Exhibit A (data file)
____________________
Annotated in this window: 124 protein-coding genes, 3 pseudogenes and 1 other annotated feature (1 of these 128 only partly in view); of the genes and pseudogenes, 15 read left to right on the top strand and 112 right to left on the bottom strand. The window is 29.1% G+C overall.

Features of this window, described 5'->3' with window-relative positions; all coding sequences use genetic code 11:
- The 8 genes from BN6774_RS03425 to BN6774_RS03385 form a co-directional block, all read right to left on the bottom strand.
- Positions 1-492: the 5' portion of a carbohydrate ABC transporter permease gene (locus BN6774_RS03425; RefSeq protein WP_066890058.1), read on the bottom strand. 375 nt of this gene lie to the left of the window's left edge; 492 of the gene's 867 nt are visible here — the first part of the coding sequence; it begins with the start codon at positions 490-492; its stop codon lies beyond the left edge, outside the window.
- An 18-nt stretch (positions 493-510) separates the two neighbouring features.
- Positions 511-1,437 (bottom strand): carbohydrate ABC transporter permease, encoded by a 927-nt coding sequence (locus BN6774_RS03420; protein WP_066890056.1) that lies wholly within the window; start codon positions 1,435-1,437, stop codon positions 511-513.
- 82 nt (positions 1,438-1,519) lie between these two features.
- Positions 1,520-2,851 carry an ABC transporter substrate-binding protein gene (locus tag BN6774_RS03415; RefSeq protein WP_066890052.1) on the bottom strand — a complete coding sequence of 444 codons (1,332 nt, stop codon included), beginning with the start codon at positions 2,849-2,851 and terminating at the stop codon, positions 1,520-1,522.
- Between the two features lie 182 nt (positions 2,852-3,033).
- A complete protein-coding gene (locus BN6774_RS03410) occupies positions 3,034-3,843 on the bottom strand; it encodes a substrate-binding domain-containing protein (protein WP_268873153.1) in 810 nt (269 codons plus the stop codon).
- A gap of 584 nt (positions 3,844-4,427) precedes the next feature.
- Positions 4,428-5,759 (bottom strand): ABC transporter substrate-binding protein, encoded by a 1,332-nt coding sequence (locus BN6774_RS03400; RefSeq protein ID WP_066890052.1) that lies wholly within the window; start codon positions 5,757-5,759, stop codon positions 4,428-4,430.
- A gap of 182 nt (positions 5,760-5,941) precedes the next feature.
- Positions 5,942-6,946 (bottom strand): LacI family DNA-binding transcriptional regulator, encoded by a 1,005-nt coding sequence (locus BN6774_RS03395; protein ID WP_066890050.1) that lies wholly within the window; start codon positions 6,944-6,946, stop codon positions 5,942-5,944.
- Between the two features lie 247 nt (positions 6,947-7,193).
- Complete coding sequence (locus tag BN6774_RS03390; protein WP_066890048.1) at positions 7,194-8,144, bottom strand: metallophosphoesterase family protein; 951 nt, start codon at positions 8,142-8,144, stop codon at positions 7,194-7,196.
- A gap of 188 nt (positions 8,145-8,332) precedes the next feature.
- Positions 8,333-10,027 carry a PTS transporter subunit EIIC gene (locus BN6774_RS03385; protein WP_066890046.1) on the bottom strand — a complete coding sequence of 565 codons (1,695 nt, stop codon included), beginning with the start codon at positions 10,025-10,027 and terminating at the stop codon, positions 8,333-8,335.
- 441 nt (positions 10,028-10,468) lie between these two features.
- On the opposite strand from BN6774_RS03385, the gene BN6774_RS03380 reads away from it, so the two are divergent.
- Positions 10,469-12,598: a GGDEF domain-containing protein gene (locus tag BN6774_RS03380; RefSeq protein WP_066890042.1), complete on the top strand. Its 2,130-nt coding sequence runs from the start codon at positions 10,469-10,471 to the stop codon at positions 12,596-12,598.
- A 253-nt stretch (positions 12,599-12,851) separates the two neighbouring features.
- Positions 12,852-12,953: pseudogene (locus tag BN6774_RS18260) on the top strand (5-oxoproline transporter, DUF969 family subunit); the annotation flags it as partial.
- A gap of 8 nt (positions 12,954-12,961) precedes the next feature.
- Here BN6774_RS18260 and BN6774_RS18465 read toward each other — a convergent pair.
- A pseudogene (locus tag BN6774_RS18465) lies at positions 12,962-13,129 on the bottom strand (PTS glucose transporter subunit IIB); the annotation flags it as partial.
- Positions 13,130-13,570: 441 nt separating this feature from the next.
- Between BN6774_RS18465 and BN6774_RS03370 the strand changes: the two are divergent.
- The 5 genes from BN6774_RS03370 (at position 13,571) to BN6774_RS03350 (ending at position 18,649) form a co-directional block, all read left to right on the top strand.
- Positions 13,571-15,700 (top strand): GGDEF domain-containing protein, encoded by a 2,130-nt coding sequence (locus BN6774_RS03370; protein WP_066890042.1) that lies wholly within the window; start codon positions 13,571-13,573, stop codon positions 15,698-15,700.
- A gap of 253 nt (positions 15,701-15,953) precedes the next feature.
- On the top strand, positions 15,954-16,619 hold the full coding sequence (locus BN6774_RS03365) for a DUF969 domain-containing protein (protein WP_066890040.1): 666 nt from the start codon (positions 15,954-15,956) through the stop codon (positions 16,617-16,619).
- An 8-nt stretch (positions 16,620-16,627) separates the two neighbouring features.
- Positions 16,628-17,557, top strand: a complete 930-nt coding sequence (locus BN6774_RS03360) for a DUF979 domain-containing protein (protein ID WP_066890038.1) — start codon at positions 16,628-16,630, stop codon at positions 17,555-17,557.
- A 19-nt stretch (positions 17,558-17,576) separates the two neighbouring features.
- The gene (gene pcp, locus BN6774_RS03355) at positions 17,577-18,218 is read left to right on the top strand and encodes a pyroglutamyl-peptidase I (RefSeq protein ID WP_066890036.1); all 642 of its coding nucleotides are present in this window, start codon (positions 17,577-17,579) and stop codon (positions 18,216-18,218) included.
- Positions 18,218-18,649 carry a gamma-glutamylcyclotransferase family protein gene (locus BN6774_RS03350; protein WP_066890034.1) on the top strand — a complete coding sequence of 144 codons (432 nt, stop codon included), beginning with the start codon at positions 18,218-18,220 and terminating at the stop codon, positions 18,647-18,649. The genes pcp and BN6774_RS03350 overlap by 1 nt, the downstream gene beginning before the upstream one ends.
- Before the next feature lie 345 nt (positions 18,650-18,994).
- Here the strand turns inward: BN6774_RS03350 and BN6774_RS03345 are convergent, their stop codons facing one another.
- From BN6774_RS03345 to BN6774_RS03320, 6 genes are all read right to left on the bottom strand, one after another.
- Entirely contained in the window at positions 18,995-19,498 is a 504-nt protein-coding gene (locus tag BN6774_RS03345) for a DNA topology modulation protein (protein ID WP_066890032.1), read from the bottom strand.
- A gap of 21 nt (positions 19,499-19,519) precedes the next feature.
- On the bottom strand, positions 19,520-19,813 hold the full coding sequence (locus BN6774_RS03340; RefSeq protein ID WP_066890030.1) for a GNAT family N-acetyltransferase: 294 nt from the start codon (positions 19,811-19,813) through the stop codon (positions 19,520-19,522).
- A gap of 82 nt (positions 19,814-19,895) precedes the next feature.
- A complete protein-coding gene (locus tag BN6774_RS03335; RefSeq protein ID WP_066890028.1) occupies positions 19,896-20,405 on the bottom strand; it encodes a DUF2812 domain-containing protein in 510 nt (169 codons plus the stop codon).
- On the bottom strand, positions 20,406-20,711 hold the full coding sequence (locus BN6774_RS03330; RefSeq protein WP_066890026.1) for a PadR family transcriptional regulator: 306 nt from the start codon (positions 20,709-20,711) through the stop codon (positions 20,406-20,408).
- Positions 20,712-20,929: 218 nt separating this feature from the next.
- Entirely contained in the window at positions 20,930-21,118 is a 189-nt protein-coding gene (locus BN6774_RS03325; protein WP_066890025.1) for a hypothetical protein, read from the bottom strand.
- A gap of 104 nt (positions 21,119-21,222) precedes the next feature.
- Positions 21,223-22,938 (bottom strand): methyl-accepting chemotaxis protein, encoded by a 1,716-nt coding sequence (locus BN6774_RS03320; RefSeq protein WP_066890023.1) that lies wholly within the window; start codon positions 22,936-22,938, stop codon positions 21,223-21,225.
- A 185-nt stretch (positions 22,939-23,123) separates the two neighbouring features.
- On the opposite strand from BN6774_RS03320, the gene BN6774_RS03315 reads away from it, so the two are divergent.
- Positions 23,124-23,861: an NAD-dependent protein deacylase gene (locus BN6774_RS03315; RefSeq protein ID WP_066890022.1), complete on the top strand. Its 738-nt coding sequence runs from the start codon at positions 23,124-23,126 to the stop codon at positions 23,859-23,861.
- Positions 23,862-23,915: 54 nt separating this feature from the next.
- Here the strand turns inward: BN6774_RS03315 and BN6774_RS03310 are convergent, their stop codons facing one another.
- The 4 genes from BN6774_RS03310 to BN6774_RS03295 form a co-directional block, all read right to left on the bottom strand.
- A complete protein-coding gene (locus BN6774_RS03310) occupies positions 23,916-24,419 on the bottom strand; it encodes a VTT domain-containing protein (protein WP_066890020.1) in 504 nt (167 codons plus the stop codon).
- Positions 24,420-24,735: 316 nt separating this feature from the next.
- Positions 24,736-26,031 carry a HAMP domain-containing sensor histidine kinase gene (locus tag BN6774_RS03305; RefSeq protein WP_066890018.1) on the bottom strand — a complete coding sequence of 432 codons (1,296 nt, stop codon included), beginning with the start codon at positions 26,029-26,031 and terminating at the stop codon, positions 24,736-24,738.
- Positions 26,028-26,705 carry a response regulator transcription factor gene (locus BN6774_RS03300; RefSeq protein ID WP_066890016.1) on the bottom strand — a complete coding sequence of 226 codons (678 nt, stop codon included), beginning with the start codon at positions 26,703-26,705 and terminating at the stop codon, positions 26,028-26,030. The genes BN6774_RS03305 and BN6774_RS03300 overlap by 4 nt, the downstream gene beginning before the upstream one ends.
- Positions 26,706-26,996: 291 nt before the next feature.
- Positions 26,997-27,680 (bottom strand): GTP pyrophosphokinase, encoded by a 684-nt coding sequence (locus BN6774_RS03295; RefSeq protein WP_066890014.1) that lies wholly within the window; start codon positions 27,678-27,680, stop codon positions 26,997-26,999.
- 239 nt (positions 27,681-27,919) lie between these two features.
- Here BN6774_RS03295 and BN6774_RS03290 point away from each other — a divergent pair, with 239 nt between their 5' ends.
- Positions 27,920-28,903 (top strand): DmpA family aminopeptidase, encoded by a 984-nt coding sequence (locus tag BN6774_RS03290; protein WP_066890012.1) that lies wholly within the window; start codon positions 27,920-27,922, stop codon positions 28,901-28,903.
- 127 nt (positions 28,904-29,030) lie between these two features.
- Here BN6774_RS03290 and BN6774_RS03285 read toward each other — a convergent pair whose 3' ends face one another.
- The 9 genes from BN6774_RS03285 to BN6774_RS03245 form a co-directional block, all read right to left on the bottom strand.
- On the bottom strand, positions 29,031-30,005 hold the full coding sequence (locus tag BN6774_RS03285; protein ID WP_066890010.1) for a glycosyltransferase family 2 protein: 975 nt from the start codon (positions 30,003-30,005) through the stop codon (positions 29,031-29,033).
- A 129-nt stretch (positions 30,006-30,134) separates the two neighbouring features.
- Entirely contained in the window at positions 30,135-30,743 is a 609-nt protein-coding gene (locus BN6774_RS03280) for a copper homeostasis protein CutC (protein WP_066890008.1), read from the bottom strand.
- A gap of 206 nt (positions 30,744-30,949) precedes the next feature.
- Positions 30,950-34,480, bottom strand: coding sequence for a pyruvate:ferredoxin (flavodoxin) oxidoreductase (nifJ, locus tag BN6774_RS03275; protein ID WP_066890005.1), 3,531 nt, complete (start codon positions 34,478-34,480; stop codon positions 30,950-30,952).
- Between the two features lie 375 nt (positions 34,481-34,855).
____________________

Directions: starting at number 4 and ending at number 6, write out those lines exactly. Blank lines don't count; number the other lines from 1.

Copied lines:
- Positions 1-492: the 5' portion of a carbohydrate ABC transporter permease gene (locus BN6774_RS03425; RefSeq protein WP_066890058.1), read on the bottom strand. 375 nt of this gene lie to the left of the window's left edge; 492 of the gene's 867 nt are visible here — the first part of the coding sequence; it begins with the start codon at positions 490-492; its stop codon lies beyond the left edge, outside the window.
- An 18-nt stretch (positions 493-510) separates the two neighbouring features.
- Positions 511-1,437 (bottom strand): carbohydrate ABC transporter permease, encoded by a 927-nt coding sequence (locus BN6774_RS03420; protein WP_066890056.1) that lies wholly within the window; start codon positions 1,435-1,437, stop codon positions 511-513.